The arrival of artificial intelligence heralds an art revolution. The Christie’s Art+Tech summit in New York

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2:31 pm

9 July 2019

Christie’s 2019 Art + Tech summit, held in New York on 25th June, was dedicated to the A.I. Revolution. Organized in collaboration with Christie’s Education and presented by Hyundai, the event explored the ways in which artificial intelligence is impacting the art world, while also addressing its potential implications for the future. By combining Google’s best minds and innovators, M.I.T. Technology Review, New Museum and others, the summit offered participants a comprehensive program of lectures and panel discussions on a topic that is transforming the global landscape. This year’s accompanying exhibition included the New York premiere of the Yugen moving artwork by artist Martha Fiennes together with actress Salma Hayek, produced by Tendercapital.


The themes of the event

The topics covered during the day included the impact of machine learning on the art market, the legal, ethical and social implications of artificial intelligence, the future of collecting in the digital age and the future of emerging technologies. Guillaume Cerutti, CEO of Christie’s, described the Art + Tech summit as an incomparable opportunity for Christie’s to consolidate its position at the forefront of the conversation that intersects art and technology: “We are honoured to have brought together experts, influencers and creative minds who are redefining the art world’s relationship with technology and changing the way art is created, experienced and spread.”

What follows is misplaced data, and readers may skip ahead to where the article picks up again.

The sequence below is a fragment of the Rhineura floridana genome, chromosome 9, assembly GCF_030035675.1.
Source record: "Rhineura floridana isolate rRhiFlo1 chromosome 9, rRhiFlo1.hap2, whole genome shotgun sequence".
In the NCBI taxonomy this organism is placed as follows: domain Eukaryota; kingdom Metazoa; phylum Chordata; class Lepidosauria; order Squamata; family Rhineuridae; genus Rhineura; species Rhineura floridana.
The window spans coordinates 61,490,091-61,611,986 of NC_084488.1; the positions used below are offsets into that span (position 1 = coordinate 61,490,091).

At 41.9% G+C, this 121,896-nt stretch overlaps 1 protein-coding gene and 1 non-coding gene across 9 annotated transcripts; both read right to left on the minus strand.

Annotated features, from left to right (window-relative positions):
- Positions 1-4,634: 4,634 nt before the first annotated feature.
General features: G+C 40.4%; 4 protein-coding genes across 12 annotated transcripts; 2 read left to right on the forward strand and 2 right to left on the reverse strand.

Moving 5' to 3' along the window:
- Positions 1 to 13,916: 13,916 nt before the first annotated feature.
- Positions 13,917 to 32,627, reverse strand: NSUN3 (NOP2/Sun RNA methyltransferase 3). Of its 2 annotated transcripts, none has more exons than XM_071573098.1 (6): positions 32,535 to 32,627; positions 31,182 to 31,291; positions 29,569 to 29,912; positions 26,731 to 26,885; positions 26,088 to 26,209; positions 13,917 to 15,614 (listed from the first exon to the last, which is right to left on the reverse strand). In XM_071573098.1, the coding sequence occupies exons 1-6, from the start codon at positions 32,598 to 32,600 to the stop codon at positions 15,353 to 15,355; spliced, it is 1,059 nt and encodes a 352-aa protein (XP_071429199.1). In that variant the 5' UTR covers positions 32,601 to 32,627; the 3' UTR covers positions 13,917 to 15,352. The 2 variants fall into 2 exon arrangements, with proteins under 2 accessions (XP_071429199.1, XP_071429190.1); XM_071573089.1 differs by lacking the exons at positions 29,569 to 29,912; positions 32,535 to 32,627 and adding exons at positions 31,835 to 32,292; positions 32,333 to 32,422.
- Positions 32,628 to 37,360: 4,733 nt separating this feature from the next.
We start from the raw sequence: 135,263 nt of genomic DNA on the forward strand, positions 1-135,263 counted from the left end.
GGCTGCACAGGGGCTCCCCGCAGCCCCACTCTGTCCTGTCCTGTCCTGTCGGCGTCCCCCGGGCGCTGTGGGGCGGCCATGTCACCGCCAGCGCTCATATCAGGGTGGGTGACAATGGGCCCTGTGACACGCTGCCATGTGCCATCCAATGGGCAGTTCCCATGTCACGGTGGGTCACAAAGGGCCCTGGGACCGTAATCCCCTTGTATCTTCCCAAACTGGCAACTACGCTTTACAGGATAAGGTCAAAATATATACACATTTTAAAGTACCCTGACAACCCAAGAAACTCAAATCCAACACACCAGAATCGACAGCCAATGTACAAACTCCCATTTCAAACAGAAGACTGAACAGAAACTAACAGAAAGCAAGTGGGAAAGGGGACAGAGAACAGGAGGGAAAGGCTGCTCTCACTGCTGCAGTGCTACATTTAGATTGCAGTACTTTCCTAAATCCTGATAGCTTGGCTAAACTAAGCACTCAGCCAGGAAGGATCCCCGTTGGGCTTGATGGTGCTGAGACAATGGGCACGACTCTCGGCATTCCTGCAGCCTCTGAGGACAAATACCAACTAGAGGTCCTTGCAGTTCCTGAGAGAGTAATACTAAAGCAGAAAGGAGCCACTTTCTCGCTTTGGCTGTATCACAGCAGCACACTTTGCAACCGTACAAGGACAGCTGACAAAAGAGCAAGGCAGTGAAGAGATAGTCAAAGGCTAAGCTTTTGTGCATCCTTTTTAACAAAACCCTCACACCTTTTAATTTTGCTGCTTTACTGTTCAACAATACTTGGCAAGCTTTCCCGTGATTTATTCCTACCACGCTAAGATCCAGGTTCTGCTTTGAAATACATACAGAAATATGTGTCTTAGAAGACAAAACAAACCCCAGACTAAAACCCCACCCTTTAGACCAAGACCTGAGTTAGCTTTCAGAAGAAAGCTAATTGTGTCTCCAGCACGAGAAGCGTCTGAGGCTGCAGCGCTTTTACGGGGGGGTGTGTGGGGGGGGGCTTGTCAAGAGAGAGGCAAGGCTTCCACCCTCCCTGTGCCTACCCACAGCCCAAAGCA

Yugen, the masterpiece

The public exhibition accompanying the summit was on show in Christie’s Rockefeller Galleries from 26th to 28th June. Highlights included the New York premiere of Yugen, a “moving image” created by award-winning director Martha Fiennes, starring Hollywood actress Salma Hayek Pinault. Unveiled in September 2018 at Palazzo Grassi in Venice, Yugen blends complex computer coding and post-production effects to explore new possibilities for creative expression. “As artificial intelligence and digital technology develop at a dizzying speed, I cannot help thinking that humanity has a duty to ask itself what might be the broadest point of reference for human intelligence,” Fiennes explained to Christie’s. “Can we achieve a greater level of consciousness than what has historically been demonstrated?”

Yugen’s technology is based on the adaptation of a Unity gaming engine: all the material selected for the moving images, or “data”, is loaded onto the machine and encoded with instructions and restrictions. The computer then uses artificial intelligence to decide which sequences to play and in what order. It takes every decision “in real time” and therefore forms its own narrative sequences, which are always different and original. There is intelligence in this randomness: the computer performs the show and frees the director from full control of the narrative idea.

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